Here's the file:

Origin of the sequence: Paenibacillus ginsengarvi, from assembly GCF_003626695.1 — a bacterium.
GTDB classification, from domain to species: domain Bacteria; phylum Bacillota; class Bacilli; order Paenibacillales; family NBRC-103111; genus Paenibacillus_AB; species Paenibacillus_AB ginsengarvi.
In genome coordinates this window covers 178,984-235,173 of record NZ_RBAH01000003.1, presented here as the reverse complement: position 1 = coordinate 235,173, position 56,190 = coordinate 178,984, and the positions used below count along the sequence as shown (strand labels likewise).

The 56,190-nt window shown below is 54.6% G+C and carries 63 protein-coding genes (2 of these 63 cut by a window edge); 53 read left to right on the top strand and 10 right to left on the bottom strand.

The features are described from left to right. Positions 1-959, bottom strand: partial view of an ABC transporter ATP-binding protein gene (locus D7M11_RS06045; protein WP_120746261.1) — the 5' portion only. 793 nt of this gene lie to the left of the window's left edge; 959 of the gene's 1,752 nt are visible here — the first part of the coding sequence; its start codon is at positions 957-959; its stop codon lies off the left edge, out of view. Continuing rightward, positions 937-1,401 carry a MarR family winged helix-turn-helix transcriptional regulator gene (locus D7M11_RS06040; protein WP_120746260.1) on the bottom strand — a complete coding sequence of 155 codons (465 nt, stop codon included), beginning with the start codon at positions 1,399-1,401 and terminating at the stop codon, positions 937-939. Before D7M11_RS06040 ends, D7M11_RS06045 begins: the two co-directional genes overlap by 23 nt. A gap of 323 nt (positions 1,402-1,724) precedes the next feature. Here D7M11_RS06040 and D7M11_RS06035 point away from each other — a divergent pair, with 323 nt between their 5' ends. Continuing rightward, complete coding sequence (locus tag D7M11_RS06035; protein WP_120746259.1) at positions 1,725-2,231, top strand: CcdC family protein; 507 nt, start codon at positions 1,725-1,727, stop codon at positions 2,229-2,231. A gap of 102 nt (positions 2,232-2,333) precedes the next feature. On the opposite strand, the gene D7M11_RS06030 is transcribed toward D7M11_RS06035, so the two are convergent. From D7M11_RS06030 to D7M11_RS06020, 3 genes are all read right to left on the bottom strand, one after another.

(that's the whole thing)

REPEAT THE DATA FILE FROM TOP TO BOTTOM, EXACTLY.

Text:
Origin of the sequence: Paenibacillus ginsengarvi, from assembly GCF_003626695.1 — a bacterium.
GTDB classification, from domain to species: domain Bacteria; phylum Bacillota; class Bacilli; order Paenibacillales; family NBRC-103111; genus Paenibacillus_AB; species Paenibacillus_AB ginsengarvi.
In genome coordinates this window covers 178,984-235,173 of record NZ_RBAH01000003.1, presented here as the reverse complement: position 1 = coordinate 235,173, position 56,190 = coordinate 178,984, and the positions used below count along the sequence as shown (strand labels likewise).

The 56,190-nt window shown below is 54.6% G+C and carries 63 protein-coding genes (2 of these 63 cut by a window edge); 53 read left to right on the top strand and 10 right to left on the bottom strand.

The features are described from left to right. Positions 1-959, bottom strand: partial view of an ABC transporter ATP-binding protein gene (locus D7M11_RS06045; protein WP_120746261.1) — the 5' portion only. 793 nt of this gene lie to the left of the window's left edge; 959 of the gene's 1,752 nt are visible here — the first part of the coding sequence; its start codon is at positions 957-959; its stop codon lies off the left edge, out of view. Continuing rightward, positions 937-1,401 carry a MarR family winged helix-turn-helix transcriptional regulator gene (locus D7M11_RS06040; protein WP_120746260.1) on the bottom strand — a complete coding sequence of 155 codons (465 nt, stop codon included), beginning with the start codon at positions 1,399-1,401 and terminating at the stop codon, positions 937-939. Before D7M11_RS06040 ends, D7M11_RS06045 begins: the two co-directional genes overlap by 23 nt. A gap of 323 nt (positions 1,402-1,724) precedes the next feature. Here D7M11_RS06040 and D7M11_RS06035 point away from each other — a divergent pair, with 323 nt between their 5' ends. Continuing rightward, complete coding sequence (locus tag D7M11_RS06035; protein WP_120746259.1) at positions 1,725-2,231, top strand: CcdC family protein; 507 nt, start codon at positions 1,725-1,727, stop codon at positions 2,229-2,231. A gap of 102 nt (positions 2,232-2,333) precedes the next feature. On the opposite strand, the gene D7M11_RS06030 is transcribed toward D7M11_RS06035, so the two are convergent. From D7M11_RS06030 to D7M11_RS06020, 3 genes are all read right to left on the bottom strand, one after another.